Latinwings Valencia X
Young developer studio Latinwings are so far known for their releases of smaller airports of their home country Venezuela, like Barquisimeto and Barinas. Striving for a bigger international audience, Fabian and Trino now stepped up the operations and took on the challenge of a considerably larger airport. They re-focused on Spain and created an airport, that has been neglected by all other studios so far – Valencia.
Valencia is the capitol of the autonomous community of Valencia and the third largest city in Spain, after Madrid and Barcelona. The approximately 2 million population of the metropole area make the nearby Manises Airport the 8th busiest airport in Spain, with some 5 million passengers per year.
The airport (ICAO code: LEVC) is located 8 km west of the city of Valencia and features a single runway layout. The runway is oriented 12/30 and with a length of 3,215 meters long enough to handle any commercial traffic ranging from a turboprop to a Boeing 747. Valencia serves as the main base for Spanish regional carrier Air Nostrum, mainly flying CRJs and ATRs and as a hub for Irish low cost carrier Ryanair.
The airport has a commercial aviation ramp with a stylish modern terminal and a small cargo area to the north of the runway. In the south of the field there is a large general aviation ramp and large Cessna facility. Valencia also serves as base for Spanish outfit Avialsa, a company specialized in aerial firefighting. But Valencia is not only home to lots of active traffic, it is also used as a boneyard. Looking at Google Earth you will find many parked Iberia A300s, Air Nostrum CRJs and a lone Pronair 747 spread over the airfield.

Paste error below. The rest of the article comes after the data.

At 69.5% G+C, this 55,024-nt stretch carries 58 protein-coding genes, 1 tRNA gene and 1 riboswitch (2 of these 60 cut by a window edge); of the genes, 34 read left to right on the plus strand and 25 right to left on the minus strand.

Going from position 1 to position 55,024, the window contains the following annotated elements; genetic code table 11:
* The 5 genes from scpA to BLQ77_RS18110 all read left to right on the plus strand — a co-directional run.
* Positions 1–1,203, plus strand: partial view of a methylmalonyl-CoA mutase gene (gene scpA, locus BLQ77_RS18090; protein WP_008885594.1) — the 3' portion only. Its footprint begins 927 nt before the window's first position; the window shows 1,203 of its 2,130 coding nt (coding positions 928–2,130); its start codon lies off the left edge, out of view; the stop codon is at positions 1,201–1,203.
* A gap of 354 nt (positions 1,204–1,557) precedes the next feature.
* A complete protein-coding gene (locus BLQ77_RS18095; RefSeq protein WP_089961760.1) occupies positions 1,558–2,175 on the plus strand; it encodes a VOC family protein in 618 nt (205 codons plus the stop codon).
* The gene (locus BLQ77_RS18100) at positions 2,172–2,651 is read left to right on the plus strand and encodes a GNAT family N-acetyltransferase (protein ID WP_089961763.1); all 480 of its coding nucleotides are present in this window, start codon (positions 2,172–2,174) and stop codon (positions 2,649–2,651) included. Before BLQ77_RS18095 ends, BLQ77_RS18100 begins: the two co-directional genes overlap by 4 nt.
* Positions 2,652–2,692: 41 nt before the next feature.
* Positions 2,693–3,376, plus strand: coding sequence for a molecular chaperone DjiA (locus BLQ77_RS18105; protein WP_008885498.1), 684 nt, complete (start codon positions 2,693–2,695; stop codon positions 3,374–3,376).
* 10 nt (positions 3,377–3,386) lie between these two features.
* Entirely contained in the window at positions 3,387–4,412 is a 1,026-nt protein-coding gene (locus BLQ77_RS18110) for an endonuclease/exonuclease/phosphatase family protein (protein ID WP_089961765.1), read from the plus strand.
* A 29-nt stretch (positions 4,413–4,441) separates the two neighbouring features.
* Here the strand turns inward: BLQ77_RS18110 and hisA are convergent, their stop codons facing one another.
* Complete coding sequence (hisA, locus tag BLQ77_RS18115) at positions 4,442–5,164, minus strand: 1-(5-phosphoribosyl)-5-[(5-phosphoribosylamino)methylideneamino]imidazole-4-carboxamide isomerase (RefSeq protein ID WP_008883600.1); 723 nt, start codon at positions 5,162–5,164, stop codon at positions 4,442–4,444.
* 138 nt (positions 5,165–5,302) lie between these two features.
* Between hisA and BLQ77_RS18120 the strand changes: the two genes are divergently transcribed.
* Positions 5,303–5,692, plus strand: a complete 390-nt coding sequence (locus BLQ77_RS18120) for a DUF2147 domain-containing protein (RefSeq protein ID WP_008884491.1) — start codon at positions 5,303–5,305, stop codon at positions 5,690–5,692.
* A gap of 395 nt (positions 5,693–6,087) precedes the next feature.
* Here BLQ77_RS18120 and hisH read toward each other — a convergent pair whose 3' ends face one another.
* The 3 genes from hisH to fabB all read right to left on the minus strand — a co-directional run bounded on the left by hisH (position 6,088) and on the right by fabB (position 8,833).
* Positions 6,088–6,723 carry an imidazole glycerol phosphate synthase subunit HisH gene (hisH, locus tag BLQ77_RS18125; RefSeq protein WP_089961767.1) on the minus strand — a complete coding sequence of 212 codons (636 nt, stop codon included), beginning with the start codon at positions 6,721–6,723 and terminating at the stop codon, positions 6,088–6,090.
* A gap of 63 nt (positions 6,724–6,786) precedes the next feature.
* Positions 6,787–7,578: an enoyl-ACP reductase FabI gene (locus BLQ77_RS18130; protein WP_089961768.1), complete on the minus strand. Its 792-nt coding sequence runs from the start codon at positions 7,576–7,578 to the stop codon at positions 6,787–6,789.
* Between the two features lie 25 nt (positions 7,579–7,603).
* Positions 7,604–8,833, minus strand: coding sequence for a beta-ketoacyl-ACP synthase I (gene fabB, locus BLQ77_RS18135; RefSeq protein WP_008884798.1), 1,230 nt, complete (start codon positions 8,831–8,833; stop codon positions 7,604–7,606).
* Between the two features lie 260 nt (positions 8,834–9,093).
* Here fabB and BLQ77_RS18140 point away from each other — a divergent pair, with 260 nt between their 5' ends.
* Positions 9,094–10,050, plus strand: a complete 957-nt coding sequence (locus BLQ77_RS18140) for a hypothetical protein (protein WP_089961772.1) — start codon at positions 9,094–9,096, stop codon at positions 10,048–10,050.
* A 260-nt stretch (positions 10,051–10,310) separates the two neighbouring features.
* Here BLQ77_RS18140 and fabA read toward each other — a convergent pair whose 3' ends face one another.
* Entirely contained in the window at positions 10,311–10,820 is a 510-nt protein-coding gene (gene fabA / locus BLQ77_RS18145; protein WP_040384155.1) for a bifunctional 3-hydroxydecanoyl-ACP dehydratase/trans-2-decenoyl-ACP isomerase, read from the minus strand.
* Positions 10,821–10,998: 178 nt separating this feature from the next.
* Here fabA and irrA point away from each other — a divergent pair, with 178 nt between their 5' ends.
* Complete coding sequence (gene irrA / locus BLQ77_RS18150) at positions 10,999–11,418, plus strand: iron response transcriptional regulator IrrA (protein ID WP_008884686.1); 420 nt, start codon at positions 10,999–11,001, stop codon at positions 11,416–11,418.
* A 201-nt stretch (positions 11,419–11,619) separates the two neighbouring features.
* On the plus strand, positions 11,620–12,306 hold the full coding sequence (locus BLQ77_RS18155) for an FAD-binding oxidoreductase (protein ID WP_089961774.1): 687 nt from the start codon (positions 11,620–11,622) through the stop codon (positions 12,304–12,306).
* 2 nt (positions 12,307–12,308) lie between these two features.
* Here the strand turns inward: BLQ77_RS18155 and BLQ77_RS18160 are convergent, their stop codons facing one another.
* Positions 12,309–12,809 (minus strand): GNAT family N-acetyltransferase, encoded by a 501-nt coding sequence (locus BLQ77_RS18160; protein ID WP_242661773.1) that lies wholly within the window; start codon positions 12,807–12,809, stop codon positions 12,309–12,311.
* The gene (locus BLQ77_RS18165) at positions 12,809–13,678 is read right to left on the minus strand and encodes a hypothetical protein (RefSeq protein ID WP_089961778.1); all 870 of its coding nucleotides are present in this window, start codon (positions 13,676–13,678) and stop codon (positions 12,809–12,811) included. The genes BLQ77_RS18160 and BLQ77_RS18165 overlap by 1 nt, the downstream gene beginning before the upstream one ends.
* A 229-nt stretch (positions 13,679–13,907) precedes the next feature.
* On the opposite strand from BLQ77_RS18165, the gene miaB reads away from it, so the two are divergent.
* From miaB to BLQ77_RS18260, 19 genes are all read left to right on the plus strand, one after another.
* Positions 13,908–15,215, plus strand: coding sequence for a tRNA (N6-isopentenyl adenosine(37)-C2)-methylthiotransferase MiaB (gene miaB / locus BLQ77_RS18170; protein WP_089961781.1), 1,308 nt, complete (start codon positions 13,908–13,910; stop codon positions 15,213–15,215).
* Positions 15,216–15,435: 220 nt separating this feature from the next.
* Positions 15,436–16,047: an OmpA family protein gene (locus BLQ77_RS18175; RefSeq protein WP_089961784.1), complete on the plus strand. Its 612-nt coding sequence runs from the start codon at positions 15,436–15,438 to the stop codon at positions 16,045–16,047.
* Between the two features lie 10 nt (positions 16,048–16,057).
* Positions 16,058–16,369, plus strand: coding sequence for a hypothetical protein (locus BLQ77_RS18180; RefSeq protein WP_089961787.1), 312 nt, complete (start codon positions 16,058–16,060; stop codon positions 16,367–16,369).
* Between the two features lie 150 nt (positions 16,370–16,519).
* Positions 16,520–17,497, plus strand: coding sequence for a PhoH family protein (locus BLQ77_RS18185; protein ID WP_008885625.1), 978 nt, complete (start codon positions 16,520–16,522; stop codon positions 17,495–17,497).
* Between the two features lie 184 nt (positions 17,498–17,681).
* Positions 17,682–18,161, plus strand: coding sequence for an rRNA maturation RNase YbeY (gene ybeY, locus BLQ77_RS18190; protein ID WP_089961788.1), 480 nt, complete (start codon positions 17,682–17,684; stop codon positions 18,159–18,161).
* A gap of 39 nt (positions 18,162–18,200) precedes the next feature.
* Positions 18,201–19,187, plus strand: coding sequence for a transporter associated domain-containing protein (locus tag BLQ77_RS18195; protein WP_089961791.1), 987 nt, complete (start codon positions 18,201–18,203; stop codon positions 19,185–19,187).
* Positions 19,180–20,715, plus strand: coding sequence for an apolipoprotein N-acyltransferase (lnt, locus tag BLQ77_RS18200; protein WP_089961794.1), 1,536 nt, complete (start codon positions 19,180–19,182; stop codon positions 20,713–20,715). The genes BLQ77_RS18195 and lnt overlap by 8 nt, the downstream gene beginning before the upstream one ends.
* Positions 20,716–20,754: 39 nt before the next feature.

Purchase and download
While their recent products were published under their own label, Latinwings secured a deal with Aerosoft and Valencia X is the first title to be published under Aerosoft’s daughter label SimWare. It will available for download from the Aerosoft and SimWare online shops or from all other major flightsimming online stores, like Simmarket, though in the first week after release it will be exclusively sold by SimWare.
As I had an advance copy available for testing, I cannot comment on the installer itself. It can be assumed it will be the standard Aerosoft installer. The manual was also created by Aerosoft and consists of two PDF documents. One covers the installation and some general information, the second one contains all necessary navigation charts. The manual is available in English and Spanish. The size of the final installation in the sim is a little over 950MB.
In the sim
When first loading a new scenery I usually start with a helicopter to get an overview of the whole scenery. A strong point of Latinwings sceneries have always been the ground textures and with Valencia X they reached a new level. The ground textures blend well with the surrounding scenery, a great improvement over their last scenery Barinas. The photo real ground was processed in great way and does not look artificial at all. But even stronger are the apron- and taxiway textures. These show clear signs of wear caused by the heavy traffic at Valencia and when taxiing from the runway to the gate or vice versa, one tends to forget one is just looking at computer scenery.